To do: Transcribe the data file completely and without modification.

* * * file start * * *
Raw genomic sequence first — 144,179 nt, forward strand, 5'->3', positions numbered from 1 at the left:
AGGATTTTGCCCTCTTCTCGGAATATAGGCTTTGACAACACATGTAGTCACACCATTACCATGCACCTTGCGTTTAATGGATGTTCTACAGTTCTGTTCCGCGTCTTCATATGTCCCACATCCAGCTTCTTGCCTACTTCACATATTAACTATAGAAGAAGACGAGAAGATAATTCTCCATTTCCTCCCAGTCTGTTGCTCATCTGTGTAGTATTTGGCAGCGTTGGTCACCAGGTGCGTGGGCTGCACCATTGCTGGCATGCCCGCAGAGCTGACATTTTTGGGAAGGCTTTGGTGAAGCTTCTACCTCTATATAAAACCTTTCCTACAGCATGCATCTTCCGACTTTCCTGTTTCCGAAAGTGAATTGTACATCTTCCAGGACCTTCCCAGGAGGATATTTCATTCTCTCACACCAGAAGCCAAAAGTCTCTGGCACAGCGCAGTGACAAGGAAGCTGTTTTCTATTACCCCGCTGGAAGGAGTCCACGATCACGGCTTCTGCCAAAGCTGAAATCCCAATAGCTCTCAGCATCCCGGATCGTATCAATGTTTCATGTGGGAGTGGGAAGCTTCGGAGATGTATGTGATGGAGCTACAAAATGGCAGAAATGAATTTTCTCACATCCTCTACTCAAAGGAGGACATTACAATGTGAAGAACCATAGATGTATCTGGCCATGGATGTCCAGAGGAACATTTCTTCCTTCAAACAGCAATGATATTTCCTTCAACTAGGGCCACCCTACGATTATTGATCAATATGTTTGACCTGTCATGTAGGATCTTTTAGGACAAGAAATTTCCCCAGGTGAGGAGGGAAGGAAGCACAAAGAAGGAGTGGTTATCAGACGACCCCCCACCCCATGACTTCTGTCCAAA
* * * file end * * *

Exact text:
Raw genomic sequence first — 144,179 nt, forward strand, 5'->3', positions numbered from 1 at the left:
AGGATTTTGCCCTCTTCTCGGAATATAGGCTTTGACAACACATGTAGTCACACCATTACCATGCACCTTGCGTTTAATGGATGTTCTACAGTTCTGTTCCGCGTCTTCATATGTCCCACATCCAGCTTCTTGCCTACTTCACATATTAACTATAGAAGAAGACGAGAAGATAATTCTCCATTTCCTCCCAGTCTGTTGCTCATCTGTGTAGTATTTGGCAGCGTTGGTCACCAGGTGCGTGGGCTGCACCATTGCTGGCATGCCCGCAGAGCTGACATTTTTGGGAAGGCTTTGGTGAAGCTTCTACCTCTATATAAAACCTTTCCTACAGCATGCATCTTCCGACTTTCCTGTTTCCGAAAGTGAATTGTACATCTTCCAGGACCTTCCCAGGAGGATATTTCATTCTCTCACACCAGAAGCCAAAAGTCTCTGGCACAGCGCAGTGACAAGGAAGCTGTTTTCTATTACCCCGCTGGAAGGAGTCCACGATCACGGCTTCTGCCAAAGCTGAAATCCCAATAGCTCTCAGCATCCCGGATCGTATCAATGTTTCATGTGGGAGTGGGAAGCTTCGGAGATGTATGTGATGGAGCTACAAAATGGCAGAAATGAATTTTCTCACATCCTCTACTCAAAGGAGGACATTACAATGTGAAGAACCATAGATGTATCTGGCCATGGATGTCCAGAGGAACATTTCTTCCTTCAAACAGCAATGATATTTCCTTCAACTAGGGCCACCCTACGATTATTGATCAATATGTTTGACCTGTCATGTAGGATCTTTTAGGACAAGAAATTTCCCCAGGTGAGGAGGGAAGGAAGCACAAAGAAGGAGTGGTTATCAGACGACCCCCCACCCCATGACTTCTGTCCAAA